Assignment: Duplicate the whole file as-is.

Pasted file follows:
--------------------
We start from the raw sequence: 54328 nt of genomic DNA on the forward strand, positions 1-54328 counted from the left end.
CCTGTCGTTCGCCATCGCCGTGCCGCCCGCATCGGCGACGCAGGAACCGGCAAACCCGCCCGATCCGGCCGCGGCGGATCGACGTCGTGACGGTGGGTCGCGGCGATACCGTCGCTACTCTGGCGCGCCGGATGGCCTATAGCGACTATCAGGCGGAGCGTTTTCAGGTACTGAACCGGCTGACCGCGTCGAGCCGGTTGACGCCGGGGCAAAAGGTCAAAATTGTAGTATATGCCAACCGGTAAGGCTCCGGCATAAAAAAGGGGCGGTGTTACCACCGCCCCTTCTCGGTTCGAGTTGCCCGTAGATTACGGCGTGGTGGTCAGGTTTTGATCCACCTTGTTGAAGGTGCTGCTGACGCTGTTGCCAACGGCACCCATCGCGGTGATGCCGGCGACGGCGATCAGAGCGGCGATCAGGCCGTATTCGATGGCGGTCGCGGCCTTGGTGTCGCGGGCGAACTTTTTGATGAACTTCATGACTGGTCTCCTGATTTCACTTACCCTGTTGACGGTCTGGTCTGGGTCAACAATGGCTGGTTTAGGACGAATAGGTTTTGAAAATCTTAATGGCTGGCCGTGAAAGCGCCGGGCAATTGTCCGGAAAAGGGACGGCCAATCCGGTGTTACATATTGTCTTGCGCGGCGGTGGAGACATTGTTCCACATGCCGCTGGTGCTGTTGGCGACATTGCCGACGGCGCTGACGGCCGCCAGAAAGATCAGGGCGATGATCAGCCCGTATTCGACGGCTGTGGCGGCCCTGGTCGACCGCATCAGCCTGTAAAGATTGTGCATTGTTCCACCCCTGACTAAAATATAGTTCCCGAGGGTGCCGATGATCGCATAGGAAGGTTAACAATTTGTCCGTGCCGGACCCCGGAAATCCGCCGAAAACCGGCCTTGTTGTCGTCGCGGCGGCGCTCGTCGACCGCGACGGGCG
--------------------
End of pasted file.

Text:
We start from the raw sequence: 54328 nt of genomic DNA on the forward strand, positions 1-54328 counted from the left end.
CCTGTCGTTCGCCATCGCCGTGCCGCCCGCATCGGCGACGCAGGAACCGGCAAACCCGCCCGATCCGGCCGCGGCGGATCGACGTCGTGACGGTGGGTCGCGGCGATACCGTCGCTACTCTGGCGCGCCGGATGGCCTATAGCGACTATCAGGCGGAGCGTTTTCAGGTACTGAACCGGCTGACCGCGTCGAGCCGGTTGACGCCGGGGCAAAAGGTCAAAATTGTAGTATATGCCAACCGGTAAGGCTCCGGCATAAAAAAGGGGCGGTGTTACCACCGCCCCTTCTCGGTTCGAGTTGCCCGTAGATTACGGCGTGGTGGTCAGGTTTTGATCCACCTTGTTGAAGGTGCTGCTGACGCTGTTGCCAACGGCACCCATCGCGGTGATGCCGGCGACGGCGATCAGAGCGGCGATCAGGCCGTATTCGATGGCGGTCGCGGCCTTGGTGTCGCGGGCGAACTTTTTGATGAACTTCATGACTGGTCTCCTGATTTCACTTACCCTGTTGACGGTCTGGTCTGGGTCAACAATGGCTGGTTTAGGACGAATAGGTTTTGAAAATCTTAATGGCTGGCCGTGAAAGCGCCGGGCAATTGTCCGGAAAAGGGACGGCCAATCCGGTGTTACATATTGTCTTGCGCGGCGGTGGAGACATTGTTCCACATGCCGCTGGTGCTGTTGGCGACATTGCCGACGGCGCTGACGGCCGCCAGAAAGATCAGGGCGATGATCAGCCCGTATTCGACGGCTGTGGCGGCCCTGGTCGACCGCATCAGCCTGTAAAGATTGTGCATTGTTCCACCCCTGACTAAAATATAGTTCCCGAGGGTGCCGATGATCGCATAGGAAGGTTAACAATTTGTCCGTGCCGGACCCCGGAAATCCGCCGAAAACCGGCCTTGTTGTCGTCGCGGCGGCGCTCGTCGACCGCGACGGGCG